What Happened to Freedom of Academic Speech–UC Davis Threatens Professor for Writing about PSA Testing Which Was Published
Posted Aug 27 2012 12:00am
This is just so bizarre and the fact that it has not been completely rectified yet is even stranger. I get tons of emails with press releases and so forth on PSA tests and all kinds of other matters and I don’t understand this at all especially since they facility voted 52-0 that the doctor’s rights for academic freedom has been violated. The professor has been a medical reporter for the New York Times, ABC News and more and is a recognized expert on Prostate Cancer. The newspaper also did their editing which sounds like it played into the way it read and was interpreted. This goes back to the year 2010.
Perhaps he could leave and return to UCLA where he came from as an option and this certainly would stand to quiet additional academic information and lectures. They didn’t even address the editing with the newspaper either and for the school to take “legal” action on this is unreal. The event was sponsored by the NFL so was this to be an infomercial type of presentation where the doctor’s opinion differed a little? We all want the truth and honesty and this whole situation seems to be a bit more political than anything else in what I have read. No more PSA articles on this blog as most of the time when it comes to those types of articles and press releases I refrain from them anyway as it goes back and forth as far as opinions. BD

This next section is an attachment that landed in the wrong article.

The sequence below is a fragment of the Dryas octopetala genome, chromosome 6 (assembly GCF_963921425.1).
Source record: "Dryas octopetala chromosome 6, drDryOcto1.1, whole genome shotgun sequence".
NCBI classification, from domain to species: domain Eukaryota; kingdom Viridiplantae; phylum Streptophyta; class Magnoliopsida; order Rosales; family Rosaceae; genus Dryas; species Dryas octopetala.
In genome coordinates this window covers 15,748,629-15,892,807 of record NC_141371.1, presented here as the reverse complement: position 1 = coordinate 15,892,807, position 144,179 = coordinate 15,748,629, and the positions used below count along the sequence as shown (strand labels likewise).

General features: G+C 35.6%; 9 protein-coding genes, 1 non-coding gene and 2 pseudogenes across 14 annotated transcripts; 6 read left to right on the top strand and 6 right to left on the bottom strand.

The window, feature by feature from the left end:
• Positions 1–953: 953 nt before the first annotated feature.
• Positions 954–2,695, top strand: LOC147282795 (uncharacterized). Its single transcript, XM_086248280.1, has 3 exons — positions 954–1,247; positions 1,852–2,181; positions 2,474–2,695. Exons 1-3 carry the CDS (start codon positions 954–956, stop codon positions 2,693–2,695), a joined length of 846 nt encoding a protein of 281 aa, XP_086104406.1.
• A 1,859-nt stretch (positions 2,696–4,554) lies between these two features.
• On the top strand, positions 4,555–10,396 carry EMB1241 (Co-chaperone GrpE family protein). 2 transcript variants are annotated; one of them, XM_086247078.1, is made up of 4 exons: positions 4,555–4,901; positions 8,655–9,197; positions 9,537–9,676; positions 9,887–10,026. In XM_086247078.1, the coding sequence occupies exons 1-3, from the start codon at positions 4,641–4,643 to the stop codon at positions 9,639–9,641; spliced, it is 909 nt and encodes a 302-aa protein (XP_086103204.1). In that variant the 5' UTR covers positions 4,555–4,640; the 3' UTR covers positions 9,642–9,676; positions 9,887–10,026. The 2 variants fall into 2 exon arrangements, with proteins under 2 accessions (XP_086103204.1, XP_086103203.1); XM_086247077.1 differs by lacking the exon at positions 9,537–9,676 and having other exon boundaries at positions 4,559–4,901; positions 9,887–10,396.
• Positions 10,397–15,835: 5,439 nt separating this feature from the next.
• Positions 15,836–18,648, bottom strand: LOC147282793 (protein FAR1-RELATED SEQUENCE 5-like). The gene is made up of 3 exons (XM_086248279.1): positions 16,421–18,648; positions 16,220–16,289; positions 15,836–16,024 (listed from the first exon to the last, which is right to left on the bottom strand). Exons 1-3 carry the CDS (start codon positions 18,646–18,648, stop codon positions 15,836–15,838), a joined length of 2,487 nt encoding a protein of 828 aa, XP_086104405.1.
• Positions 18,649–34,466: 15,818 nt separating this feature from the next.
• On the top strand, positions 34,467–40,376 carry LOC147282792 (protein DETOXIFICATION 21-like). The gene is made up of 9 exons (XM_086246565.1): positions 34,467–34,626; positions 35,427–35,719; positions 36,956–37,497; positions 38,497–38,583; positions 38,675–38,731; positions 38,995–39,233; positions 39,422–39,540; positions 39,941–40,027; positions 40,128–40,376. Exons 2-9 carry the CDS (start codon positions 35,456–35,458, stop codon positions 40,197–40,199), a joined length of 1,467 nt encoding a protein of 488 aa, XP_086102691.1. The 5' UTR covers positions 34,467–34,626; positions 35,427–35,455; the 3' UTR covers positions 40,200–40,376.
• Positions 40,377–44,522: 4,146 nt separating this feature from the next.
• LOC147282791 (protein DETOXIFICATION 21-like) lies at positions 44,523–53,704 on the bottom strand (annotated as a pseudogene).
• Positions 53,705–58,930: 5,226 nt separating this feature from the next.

When UC Davis announced a seminar on men’s health back in October 2010, it sounded like a typical educational event. But UC David professor Michael Wilkes investigated and learned that the seminar was primarily a sales pitch about the prostate specific antigen (PSA) test, and that its main message was that men should get tested regularly beginning at age 40.
Prof. Wilkes, an expert on prostate cancer screening, came to the same conclusion almost two years ago. In response to the UC Davis seminar, he and USC professor Jerome Hoffman wrote an opinion article for the San Francisco Chronicle. They made basically the same argument that the USPSTF made in their lengthy, thoroughly researched report: that the PSA test often does more harm than good.
The story would end there, if not for what UC Davis then did to Prof. Wilkes. Within a few hours of the publication of the newspaper article, the Executive Associate Dean at the UC Davis medical school informed Wilkes that he would be punished in two ways.
First, he would lose his position in the doctoring program, and second, he would lose the funding support for a Hungarian student exchange program that he organized. Dr. Wilkes, it is worth noting, was recruited to UC Davis from UCLA because of the innovative program in doctoring (how to be a doctor) that he developed.
This summer, the UC Davis faculty senate voted 52-0 that the university had violated Prof. Wilkes’ academic freedom, and called for the university to apologize and withdraw its threats, which UC Davis has not yet done